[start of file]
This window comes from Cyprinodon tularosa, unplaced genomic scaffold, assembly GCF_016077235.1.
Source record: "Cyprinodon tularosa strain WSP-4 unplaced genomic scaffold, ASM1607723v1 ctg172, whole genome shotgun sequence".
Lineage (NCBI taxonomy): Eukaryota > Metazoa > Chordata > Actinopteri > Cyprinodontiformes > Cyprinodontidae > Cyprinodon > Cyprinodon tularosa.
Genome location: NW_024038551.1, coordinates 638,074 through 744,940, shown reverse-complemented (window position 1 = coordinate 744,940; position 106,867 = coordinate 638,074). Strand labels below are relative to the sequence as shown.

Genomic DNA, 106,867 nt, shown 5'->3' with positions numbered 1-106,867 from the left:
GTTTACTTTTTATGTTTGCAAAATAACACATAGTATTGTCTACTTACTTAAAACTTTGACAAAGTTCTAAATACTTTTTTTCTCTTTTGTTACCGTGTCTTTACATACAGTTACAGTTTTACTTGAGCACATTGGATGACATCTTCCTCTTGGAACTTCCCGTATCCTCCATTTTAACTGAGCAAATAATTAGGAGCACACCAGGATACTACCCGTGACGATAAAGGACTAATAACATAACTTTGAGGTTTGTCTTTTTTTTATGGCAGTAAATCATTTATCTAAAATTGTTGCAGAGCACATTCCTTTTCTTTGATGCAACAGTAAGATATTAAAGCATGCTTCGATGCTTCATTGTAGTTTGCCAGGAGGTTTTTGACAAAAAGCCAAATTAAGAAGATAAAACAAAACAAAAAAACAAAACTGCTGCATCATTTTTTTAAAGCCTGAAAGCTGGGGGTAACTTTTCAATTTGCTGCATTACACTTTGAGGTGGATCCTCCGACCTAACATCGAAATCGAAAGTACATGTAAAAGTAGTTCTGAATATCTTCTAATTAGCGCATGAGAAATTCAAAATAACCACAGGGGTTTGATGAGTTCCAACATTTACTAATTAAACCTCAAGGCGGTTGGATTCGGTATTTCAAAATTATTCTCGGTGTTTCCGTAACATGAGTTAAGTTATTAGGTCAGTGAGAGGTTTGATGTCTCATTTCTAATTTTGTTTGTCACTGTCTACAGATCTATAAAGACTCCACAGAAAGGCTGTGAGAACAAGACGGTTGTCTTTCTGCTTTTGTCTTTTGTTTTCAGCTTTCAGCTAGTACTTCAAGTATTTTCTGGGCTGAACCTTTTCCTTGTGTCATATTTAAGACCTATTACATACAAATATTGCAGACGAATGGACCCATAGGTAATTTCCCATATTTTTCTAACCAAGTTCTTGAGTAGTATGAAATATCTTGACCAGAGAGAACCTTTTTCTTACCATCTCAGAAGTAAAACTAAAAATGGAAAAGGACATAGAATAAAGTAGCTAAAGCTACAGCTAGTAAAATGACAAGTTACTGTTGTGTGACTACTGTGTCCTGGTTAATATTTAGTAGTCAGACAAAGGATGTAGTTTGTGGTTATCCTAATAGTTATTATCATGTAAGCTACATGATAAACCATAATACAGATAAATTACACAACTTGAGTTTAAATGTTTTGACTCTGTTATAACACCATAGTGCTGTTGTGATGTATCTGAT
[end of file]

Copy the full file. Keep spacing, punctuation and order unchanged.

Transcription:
This window comes from Cyprinodon tularosa, unplaced genomic scaffold, assembly GCF_016077235.1.
Source record: "Cyprinodon tularosa strain WSP-4 unplaced genomic scaffold, ASM1607723v1 ctg172, whole genome shotgun sequence".
Lineage (NCBI taxonomy): Eukaryota > Metazoa > Chordata > Actinopteri > Cyprinodontiformes > Cyprinodontidae > Cyprinodon > Cyprinodon tularosa.
Genome location: NW_024038551.1, coordinates 638,074 through 744,940, shown reverse-complemented (window position 1 = coordinate 744,940; position 106,867 = coordinate 638,074). Strand labels below are relative to the sequence as shown.

Genomic DNA, 106,867 nt, shown 5'->3' with positions numbered 1-106,867 from the left:
GTTTACTTTTTATGTTTGCAAAATAACACATAGTATTGTCTACTTACTTAAAACTTTGACAAAGTTCTAAATACTTTTTTTCTCTTTTGTTACCGTGTCTTTACATACAGTTACAGTTTTACTTGAGCACATTGGATGACATCTTCCTCTTGGAACTTCCCGTATCCTCCATTTTAACTGAGCAAATAATTAGGAGCACACCAGGATACTACCCGTGACGATAAAGGACTAATAACATAACTTTGAGGTTTGTCTTTTTTTTATGGCAGTAAATCATTTATCTAAAATTGTTGCAGAGCACATTCCTTTTCTTTGATGCAACAGTAAGATATTAAAGCATGCTTCGATGCTTCATTGTAGTTTGCCAGGAGGTTTTTGACAAAAAGCCAAATTAAGAAGATAAAACAAAACAAAAAAACAAAACTGCTGCATCATTTTTTTAAAGCCTGAAAGCTGGGGGTAACTTTTCAATTTGCTGCATTACACTTTGAGGTGGATCCTCCGACCTAACATCGAAATCGAAAGTACATGTAAAAGTAGTTCTGAATATCTTCTAATTAGCGCATGAGAAATTCAAAATAACCACAGGGGTTTGATGAGTTCCAACATTTACTAATTAAACCTCAAGGCGGTTGGATTCGGTATTTCAAAATTATTCTCGGTGTTTCCGTAACATGAGTTAAGTTATTAGGTCAGTGAGAGGTTTGATGTCTCATTTCTAATTTTGTTTGTCACTGTCTACAGATCTATAAAGACTCCACAGAAAGGCTGTGAGAACAAGACGGTTGTCTTTCTGCTTTTGTCTTTTGTTTTCAGCTTTCAGCTAGTACTTCAAGTATTTTCTGGGCTGAACCTTTTCCTTGTGTCATATTTAAGACCTATTACATACAAATATTGCAGACGAATGGACCCATAGGTAATTTCCCATATTTTTCTAACCAAGTTCTTGAGTAGTATGAAATATCTTGACCAGAGAGAACCTTTTTCTTACCATCTCAGAAGTAAAACTAAAAATGGAAAAGGACATAGAATAAAGTAGCTAAAGCTACAGCTAGTAAAATGACAAGTTACTGTTGTGTGACTACTGTGTCCTGGTTAATATTTAGTAGTCAGACAAAGGATGTAGTTTGTGGTTATCCTAATAGTTATTATCATGTAAGCTACATGATAAACCATAATACAGATAAATTACACAACTTGAGTTTAAATGTTTTGACTCTGTTATAACACCATAGTGCTGTTGTGATGTATCTGAT